In The Face Of Dual Crisis- Udita Nayak, XIMB

Undoubtedly, the ongoing Global Pandemic has taught us a great deal in terms of life and its often underestimated value. Maybe that’s why a plethora of debates is happening on numerous platforms questioning the government’s plan of actions from time to time. Most of these discussions highlight the priority of the government and its consequences. Life over Livelihood or vice-versa? What is the need of the hour?

Interestingly, in a poll conducted by “Edelman Trust Barometer”, the stats suggest that around 64% of people polled (in India) agreed that the top priority of the government should be saving as many lives as possible. On the other hand, 36% of people feel that the Economic Crisis should be given priority over the Health Crisis. They want the government to revive the economy that is being pushed to an unexplored deadly territory by a global pandemic. The poll results were no different in other countries. There also, the majority of the people voiced out to give priority to the health crisis over the economic crisis.

Source: Edelman

The popular old saying- “ If there is life then there is a livelihood” has resurfaced in a new light. Though we can’t undermine its importance, imbibing it in present times has given rise to several unforeseen challenges.

The Onset of an Economic Crisis

In a blink of an eye, the economic decadence has expanded its wings across the globe. Major Superpowers like the USA, Russia, UK, etc. are feeling helpless in the face of this pandemic. One after the other several nations have gone under the lockdown, India being one of them. Like everything else, lockdown came with its own set of pros and cons. Certainly, imposing the lockdown was a crucial step to break the neck of COVID-19, at the same time, it has caused turmoil at the economic front. India’s economy has been shaken to its roots owing to the lockdown. Here are some facts that highlight the deterioration of India’s economy that was facilitated by the pandemic:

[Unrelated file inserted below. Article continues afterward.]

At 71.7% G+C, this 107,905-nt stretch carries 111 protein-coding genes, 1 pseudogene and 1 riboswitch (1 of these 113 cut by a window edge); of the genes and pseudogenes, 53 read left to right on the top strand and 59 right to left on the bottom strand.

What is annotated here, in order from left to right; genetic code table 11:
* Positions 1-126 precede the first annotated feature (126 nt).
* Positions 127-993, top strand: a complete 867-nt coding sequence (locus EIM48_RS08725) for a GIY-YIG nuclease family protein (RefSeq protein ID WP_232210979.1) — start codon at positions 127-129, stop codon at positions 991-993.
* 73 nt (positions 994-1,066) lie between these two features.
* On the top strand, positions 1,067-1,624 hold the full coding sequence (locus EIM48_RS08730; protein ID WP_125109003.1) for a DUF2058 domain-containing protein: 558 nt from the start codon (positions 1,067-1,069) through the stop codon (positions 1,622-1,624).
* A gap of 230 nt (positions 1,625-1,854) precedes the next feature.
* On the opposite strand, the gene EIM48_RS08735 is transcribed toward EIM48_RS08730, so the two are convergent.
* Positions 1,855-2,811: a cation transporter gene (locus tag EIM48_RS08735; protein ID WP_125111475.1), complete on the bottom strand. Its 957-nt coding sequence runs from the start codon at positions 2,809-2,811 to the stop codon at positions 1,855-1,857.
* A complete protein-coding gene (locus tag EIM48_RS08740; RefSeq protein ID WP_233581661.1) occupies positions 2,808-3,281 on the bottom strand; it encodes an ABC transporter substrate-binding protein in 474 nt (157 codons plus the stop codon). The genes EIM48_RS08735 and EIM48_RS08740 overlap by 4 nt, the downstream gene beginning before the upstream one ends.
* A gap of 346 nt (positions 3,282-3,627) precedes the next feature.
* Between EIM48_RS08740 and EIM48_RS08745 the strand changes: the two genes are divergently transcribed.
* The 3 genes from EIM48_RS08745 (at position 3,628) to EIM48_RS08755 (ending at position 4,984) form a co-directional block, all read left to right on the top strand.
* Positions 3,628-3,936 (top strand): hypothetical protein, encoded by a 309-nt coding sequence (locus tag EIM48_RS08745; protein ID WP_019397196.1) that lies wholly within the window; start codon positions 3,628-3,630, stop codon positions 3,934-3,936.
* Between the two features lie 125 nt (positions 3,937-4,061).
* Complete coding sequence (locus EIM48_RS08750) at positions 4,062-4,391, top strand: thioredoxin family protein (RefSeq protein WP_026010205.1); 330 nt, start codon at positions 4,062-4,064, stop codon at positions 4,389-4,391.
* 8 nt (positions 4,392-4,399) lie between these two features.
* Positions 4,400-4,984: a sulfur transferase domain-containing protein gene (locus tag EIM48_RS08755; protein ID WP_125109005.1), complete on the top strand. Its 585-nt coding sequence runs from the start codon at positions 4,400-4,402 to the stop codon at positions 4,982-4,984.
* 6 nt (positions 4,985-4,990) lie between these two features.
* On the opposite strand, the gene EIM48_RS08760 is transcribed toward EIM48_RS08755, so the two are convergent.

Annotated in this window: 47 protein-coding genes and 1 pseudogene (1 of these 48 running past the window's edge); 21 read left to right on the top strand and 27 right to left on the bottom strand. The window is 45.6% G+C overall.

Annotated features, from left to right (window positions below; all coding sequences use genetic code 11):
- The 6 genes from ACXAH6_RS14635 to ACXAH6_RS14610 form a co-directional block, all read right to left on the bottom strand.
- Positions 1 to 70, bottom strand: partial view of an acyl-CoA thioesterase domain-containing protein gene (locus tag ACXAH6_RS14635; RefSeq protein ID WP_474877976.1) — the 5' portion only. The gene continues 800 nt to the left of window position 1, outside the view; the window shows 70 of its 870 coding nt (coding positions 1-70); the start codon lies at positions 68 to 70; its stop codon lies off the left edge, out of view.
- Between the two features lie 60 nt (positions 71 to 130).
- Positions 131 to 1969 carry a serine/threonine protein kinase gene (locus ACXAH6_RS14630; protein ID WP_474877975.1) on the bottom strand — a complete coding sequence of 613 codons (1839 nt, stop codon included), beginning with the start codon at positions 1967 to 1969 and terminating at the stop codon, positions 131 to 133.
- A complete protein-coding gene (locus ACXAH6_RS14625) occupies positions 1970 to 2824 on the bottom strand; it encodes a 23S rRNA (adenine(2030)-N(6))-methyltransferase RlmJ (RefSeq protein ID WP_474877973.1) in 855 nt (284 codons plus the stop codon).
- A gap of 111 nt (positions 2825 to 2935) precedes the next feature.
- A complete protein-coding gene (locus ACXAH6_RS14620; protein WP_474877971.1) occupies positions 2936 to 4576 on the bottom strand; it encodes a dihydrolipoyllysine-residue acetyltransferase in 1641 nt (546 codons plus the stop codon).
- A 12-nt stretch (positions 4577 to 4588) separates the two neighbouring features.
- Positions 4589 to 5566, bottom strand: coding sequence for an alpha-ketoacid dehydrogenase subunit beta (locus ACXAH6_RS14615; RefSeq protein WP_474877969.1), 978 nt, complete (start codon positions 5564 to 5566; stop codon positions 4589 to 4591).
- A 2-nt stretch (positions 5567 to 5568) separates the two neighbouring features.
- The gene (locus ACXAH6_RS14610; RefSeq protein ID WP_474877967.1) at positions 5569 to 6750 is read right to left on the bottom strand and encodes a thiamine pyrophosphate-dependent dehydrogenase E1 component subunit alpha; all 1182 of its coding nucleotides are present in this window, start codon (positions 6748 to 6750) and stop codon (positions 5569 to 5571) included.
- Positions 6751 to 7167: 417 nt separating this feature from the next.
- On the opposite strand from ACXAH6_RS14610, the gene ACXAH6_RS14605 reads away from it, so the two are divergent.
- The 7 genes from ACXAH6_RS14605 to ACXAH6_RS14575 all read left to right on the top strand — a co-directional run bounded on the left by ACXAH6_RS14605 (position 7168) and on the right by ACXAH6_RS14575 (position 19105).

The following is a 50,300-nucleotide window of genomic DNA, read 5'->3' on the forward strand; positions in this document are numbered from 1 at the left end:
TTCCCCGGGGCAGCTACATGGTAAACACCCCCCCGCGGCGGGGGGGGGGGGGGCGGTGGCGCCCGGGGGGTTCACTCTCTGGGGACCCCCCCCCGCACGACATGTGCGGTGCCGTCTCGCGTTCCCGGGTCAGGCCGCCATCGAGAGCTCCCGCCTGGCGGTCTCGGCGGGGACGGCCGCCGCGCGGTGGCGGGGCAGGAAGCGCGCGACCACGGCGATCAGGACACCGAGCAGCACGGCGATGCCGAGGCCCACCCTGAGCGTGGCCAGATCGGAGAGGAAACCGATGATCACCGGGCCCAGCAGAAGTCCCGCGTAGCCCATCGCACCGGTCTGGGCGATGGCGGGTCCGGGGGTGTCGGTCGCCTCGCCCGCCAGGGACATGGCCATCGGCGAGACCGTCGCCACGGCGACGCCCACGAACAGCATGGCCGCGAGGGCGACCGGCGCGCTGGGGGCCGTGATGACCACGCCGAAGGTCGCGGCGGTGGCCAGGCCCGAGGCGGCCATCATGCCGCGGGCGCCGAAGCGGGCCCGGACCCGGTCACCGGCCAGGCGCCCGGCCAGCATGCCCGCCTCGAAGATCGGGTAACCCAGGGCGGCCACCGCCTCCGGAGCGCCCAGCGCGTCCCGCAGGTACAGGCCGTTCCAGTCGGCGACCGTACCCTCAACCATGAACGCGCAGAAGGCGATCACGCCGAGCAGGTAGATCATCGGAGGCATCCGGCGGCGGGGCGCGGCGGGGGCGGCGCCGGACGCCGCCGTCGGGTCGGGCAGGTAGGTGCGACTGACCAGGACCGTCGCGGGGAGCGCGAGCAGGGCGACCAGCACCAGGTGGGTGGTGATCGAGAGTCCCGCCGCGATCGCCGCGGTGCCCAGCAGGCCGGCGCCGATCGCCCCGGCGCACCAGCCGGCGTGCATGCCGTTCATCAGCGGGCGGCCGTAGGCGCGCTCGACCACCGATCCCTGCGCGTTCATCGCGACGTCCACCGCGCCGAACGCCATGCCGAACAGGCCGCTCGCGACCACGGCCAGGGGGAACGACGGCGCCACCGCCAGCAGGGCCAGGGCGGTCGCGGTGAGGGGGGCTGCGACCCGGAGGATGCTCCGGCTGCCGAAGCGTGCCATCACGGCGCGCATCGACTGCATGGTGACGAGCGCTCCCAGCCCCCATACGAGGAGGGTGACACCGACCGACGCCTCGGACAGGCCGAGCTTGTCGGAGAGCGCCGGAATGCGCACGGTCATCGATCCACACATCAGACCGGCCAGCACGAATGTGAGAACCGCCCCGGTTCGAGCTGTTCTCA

• Around 140 million people lost their jobs owing to the pandemic. Additionally, a large number of people faced salary cuts.
  • It has been observed that more than 45% of households across the country reported a drop in income in comparison to the previous year.
  • Around 53% of the businesses operating in the country were significantly impacted according to the survey conducted by FICCI in March.
  • In FY20-21, India’s growth rate is expected to be down to 2% from the previously predicted range of 4.7% to 5.2% (By the rating agency ICRA).
  • An estimated amount of Rs 32000 crore was expected to be lost every day during the first 21 days of the lockdown.
  • India’s stock market posted the worst loss in history on the 23rd of March, 2020.
  • There has been a huge disruption in the export and import sector of the country.
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The numbers above seem scary to many of us. The uncertainty ahead can’t be overlooked, no matter how hard we try. Every day, there is a headline that makes our heads turn. Our country is fighting a war on many fronts be it the pandemic or the LAC problem or the economic crisis or something else.

Nevertheless, we can’t deny the fact that India has already been struggling financially even before the onset of the pandemic. The Demonetization of notes in 2016 and the GST act in 2017 have done their part to aggravate our financial plight. Moreover, the country has also witnessed many banking crises such as the Infrastructure Leasing & Financial Services that further crippled the economy.

Source: Central Statistical Office

In January 2020 (when “Go Corona Go” was not making headlines in India), owing to its financial fragility, The International Monetary Fund reduced India’s GDP forecast for 2020 and GDP estimates for 2019. As per the data, the reduced numbers are still optimistic as compared to the bitter reality that we are dealing with.

The World Bank published a report in April 2020, focusing on South Asia. The report stated that India’s economy is expected to grow in the range of 1.5% to 2.8% for the financial year 2021. As per the report, the global pandemic has unequivocally magnified the existing vulnerabilities of the Indian economy.

It is quite easy to infer that the global pandemic is a huge blow to the country that is already grappling with numerous issues. What makes the health crisis even worse in India is the absence of proper health facilities. How can we ignore the inferior health care system of our country? If a country like Italy which is well known for its robust health infrastructure can fall prey to this virus, India’s struggle to control this virus with its humongous population is quite obvious.

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Also, how can we forget the distribution of the urban and rural population? What if the rate at which virus is knocking at the doors of rural households increases abruptly? How the government will bridge the existing gap regarding the sanitation practices? How the new normalcy will unmask in India? Many such questions are accommodating our minds and adding up to our worries.

The most intriguing thing about this virus is its novelty and uncertainty. It has given birth to a crisis for which governments were never prepared. The unknown damage that it carries with itself has made the future picture blurred and gloomy. The manner in which the things are going to unfold for the whole world in the face of the dual crisis is going to be one of a kind event.

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